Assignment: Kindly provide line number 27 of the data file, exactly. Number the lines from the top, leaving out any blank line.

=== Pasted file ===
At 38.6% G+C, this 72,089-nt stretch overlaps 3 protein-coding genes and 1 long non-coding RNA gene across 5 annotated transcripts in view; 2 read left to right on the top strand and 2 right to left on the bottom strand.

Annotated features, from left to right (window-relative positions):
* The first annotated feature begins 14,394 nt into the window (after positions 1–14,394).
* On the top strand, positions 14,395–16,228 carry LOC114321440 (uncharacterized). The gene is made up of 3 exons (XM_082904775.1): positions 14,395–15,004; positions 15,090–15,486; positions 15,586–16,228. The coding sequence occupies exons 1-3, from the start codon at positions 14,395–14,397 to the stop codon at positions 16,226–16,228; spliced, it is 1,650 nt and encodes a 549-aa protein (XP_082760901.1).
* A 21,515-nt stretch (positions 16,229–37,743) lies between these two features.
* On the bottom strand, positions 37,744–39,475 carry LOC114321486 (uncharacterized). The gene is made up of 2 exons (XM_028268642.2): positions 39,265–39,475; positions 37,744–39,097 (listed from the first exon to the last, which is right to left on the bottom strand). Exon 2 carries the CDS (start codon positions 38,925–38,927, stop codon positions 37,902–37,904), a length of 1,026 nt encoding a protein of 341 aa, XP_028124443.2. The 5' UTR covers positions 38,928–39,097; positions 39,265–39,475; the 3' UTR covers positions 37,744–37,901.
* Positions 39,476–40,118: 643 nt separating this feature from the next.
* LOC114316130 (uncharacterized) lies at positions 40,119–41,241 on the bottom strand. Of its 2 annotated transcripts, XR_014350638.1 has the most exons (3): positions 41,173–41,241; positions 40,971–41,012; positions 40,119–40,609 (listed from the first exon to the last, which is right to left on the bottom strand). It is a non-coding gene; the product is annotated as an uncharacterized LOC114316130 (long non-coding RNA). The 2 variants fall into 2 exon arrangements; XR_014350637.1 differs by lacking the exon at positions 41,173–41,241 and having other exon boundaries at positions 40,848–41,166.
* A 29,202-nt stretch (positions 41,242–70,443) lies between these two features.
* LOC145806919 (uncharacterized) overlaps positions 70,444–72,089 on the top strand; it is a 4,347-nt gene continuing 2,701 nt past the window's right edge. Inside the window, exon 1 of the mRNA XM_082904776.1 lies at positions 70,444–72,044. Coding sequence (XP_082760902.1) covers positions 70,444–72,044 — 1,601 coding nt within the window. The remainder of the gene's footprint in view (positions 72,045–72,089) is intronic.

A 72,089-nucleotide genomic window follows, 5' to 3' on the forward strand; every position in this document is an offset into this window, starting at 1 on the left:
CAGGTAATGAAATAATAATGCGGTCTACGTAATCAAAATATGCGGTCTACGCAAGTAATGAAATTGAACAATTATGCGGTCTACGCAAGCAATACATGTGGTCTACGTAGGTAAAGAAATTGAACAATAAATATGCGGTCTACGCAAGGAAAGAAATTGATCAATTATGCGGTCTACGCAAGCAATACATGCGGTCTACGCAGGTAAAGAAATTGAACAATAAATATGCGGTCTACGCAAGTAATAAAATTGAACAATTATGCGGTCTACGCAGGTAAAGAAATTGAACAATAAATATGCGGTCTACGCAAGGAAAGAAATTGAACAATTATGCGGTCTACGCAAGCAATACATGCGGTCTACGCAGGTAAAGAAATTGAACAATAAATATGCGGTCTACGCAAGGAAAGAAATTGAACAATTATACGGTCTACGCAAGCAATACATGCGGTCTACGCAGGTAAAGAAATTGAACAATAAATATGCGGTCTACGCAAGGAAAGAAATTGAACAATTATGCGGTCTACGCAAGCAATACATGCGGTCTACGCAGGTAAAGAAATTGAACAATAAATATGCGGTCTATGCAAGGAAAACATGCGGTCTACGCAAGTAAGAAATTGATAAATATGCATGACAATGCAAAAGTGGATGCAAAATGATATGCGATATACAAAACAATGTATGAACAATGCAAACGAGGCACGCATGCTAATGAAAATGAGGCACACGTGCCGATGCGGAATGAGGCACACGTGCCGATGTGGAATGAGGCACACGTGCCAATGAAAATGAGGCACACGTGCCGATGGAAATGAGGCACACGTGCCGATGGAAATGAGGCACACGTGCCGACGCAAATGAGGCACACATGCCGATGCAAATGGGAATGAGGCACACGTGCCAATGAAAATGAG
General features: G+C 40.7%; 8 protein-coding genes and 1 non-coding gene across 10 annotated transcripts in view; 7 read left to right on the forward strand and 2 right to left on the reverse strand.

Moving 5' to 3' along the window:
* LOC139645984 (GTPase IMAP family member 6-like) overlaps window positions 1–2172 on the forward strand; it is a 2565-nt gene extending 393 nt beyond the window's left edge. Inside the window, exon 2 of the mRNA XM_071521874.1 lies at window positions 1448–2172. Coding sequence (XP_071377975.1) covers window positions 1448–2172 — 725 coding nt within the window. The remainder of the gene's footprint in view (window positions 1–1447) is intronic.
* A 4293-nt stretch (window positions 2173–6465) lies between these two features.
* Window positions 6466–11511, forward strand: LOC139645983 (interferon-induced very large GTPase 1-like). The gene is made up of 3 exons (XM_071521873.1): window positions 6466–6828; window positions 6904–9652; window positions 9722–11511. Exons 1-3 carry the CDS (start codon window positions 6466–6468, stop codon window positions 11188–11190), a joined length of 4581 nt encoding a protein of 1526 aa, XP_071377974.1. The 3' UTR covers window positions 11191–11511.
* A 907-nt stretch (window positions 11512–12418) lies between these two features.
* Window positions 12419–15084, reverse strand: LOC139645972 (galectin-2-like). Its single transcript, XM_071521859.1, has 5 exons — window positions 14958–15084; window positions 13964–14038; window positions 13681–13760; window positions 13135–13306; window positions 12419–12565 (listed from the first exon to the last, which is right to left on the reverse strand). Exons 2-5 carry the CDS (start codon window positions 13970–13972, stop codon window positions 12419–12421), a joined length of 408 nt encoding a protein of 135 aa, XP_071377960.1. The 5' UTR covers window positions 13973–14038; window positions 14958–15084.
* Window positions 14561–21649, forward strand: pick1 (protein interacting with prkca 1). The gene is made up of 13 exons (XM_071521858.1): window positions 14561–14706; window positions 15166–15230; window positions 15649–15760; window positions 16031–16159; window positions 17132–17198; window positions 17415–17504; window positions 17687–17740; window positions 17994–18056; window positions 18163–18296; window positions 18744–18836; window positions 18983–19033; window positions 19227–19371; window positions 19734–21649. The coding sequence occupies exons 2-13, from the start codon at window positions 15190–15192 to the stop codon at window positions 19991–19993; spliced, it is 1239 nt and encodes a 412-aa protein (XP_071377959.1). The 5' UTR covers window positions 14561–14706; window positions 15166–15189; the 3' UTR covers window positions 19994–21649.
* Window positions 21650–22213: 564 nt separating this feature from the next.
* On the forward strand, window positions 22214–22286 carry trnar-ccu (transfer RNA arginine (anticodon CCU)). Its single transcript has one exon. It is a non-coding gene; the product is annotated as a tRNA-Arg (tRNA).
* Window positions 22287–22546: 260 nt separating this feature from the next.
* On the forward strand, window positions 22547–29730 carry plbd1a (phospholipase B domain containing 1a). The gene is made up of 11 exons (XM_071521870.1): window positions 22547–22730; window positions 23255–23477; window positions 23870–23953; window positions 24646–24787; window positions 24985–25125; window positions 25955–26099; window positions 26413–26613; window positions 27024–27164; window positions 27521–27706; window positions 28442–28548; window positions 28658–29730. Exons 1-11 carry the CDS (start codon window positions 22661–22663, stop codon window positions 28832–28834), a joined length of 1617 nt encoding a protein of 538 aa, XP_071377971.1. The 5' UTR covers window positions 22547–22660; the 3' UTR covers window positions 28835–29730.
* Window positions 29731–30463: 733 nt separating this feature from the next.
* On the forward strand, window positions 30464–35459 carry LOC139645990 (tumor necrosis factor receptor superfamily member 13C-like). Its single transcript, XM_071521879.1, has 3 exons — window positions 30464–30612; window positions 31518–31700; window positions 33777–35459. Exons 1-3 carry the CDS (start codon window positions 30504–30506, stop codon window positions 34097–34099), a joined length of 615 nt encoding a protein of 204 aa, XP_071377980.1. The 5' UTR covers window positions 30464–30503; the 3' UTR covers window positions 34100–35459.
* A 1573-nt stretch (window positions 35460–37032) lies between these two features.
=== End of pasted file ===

* A 1573-nt stretch (window positions 35460–37032) lies between these two features.